Greek and Roman Actors: Aspects of an Ancient Profession

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Pat Easterling, Edith Hall
Cambridge University Press, Sep 26, 2002 - History - 510 pages
This collection of twenty essays examines the art, profession and idea of the actor in Greek and Roman antiquity, and has been commissioned and arranged to cast as much interdisciplinary and transhistorical light as possible on these elusive but fascinating ancient professionals. It covers a chronological span from the sixth century BC to Byzantium (and even beyond to the way that ancient actors have influenced the arts from the Renaissance to the twentieth century) and stresses the huge geographical spread of ancient actors. Some essays focus on particular themes, such as the evidence for women actors or the impact of acting on the presentation of suicide in literature; others offer completely new evidence, such as graffiti relating to actors in Asia Minor; others ask new questions, such as what subjective experience can be reconstructed for the ancient actor. There are numerous illustrations and all Greek and Latin passages are translated.

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The singing actors of antiquity
The musicians among the actors
The use of the body by actors in tragedy and satyrplay
Towards a reconstruction of performance style
the limits of realism
Looking for the actors art in Aristotle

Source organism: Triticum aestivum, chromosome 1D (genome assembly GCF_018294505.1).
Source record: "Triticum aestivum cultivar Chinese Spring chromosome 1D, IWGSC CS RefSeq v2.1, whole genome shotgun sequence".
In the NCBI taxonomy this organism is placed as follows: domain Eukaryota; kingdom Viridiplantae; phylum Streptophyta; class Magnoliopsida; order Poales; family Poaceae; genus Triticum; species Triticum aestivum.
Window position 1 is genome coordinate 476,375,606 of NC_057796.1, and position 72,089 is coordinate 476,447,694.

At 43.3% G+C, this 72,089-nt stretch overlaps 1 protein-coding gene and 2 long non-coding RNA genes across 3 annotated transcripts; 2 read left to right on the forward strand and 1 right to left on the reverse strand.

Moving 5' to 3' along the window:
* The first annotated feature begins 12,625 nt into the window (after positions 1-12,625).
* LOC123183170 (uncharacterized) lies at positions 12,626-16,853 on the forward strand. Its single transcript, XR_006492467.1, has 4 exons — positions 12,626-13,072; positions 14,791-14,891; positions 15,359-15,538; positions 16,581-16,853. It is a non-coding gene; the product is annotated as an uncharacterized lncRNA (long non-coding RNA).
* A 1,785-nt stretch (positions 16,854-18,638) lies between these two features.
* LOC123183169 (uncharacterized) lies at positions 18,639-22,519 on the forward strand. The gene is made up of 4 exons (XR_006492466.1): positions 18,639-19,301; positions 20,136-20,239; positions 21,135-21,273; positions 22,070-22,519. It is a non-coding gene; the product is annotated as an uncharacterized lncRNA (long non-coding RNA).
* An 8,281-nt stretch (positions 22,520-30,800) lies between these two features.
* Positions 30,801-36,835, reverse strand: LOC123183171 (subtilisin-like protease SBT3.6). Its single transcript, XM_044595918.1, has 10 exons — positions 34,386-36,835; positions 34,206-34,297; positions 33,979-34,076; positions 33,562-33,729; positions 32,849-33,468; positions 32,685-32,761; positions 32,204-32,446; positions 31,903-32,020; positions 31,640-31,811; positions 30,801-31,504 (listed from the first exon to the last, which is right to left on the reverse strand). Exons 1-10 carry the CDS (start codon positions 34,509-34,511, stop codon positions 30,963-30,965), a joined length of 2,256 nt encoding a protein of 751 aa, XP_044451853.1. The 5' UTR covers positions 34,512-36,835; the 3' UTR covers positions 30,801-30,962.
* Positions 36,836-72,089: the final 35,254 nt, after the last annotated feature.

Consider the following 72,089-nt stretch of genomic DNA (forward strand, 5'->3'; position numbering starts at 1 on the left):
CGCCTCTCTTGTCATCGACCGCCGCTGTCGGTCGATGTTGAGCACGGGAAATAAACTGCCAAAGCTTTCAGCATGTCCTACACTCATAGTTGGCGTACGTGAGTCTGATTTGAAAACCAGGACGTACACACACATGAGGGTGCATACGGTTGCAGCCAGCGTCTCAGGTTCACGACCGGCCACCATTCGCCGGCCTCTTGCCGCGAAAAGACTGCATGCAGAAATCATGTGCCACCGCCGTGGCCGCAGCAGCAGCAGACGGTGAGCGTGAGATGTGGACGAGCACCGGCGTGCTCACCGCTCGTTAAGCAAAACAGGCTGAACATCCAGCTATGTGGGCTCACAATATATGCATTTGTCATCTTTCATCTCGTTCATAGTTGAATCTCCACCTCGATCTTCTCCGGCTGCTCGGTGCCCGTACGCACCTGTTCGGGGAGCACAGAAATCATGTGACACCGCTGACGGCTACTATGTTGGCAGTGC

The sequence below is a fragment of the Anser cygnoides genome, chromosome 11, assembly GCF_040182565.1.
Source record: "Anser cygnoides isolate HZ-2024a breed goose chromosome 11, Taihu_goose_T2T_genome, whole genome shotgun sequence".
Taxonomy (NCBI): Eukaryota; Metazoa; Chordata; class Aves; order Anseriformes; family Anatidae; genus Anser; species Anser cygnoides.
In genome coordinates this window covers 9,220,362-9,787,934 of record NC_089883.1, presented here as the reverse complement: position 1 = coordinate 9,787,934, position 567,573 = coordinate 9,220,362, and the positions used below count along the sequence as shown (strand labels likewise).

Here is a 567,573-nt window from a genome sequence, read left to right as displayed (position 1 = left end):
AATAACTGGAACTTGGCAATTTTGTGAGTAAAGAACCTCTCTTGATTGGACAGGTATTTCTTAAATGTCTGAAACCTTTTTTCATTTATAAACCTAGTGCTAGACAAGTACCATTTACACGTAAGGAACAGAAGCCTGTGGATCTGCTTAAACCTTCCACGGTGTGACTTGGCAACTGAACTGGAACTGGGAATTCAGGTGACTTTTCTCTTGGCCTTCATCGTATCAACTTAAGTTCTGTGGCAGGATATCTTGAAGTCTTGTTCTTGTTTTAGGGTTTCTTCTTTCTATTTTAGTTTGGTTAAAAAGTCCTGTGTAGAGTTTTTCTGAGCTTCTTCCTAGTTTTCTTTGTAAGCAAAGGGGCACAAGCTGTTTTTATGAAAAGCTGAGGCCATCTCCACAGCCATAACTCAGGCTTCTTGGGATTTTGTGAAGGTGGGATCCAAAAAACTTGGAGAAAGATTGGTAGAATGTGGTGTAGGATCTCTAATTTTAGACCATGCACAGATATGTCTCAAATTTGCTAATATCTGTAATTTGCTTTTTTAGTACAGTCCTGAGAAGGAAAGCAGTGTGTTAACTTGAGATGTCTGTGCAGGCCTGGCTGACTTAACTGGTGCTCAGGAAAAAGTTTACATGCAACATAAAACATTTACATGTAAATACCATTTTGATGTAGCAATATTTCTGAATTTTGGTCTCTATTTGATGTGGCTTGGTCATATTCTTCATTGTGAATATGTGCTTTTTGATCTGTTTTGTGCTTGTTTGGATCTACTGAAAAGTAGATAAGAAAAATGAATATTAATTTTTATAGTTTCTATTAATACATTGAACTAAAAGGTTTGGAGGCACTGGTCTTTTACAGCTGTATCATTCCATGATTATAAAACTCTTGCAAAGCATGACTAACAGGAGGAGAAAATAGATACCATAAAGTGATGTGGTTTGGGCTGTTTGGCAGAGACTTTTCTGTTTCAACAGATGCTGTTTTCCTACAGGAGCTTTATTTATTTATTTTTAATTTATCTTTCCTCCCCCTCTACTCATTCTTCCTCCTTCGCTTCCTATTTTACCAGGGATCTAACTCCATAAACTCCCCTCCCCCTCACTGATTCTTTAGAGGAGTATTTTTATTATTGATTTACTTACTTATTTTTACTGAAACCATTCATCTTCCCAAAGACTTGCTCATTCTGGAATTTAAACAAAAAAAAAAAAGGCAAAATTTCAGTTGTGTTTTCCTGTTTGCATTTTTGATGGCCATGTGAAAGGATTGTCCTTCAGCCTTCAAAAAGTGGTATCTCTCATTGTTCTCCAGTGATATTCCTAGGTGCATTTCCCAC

Acting action and words in New Comedy
the ideology of Hellenistic performance
Female entertainers in late antiquity
evidence and problems
Actor as icon
text and performance in
Orator andet actor
The subjectivity of Greek performance
The ancient actors presence since the Renaissance

Nothing to do with the techriitai of Dionysus?
Actors and actor managers at Rome in the time
The masks on the propylon of the Sebasteion
new evidence from Ephesus

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About the author (2002)

Pat Easterling is Emeritus Regius Professor of Greek at the University of Cambridge, a Fellow of Newnham College and a Fellow of the British Academy. She was Professor of Greek at University College London from 1987 to 1994, and has also served as President of the Classical Association (1989/1990) and the Hellenic Society (1996-1999). In addition to serving as General Editor of the Cambridge Greek and Latin Classics ever since its foundation over thirty years ago, she has published an edition within this series of Sophocles' Trachiniae (1982), co-edited, with B. M. W. Knox, Volume 1 of the Cambridge History of Classical Literature (1985) and edited The Cambridge Companion to Greek Tragedy (1997). She is currently working on an edition of Sophocles' Oedipus at Colonus for the Cambridge Greek and Latin Classics series.

Edith Hall is Professor of Greek Cultural History at the University of Durham and has previously taught at the Universities of Cambridge, Reading and Oxford. She is Co-Director of the Archive of Performances of Greek and Roman Drama at the University of Oxford and author of Inventing the Barbarian (1989), editor of Aeschylus' Persians (1996) and co-editor of Medea in Performance (2000).

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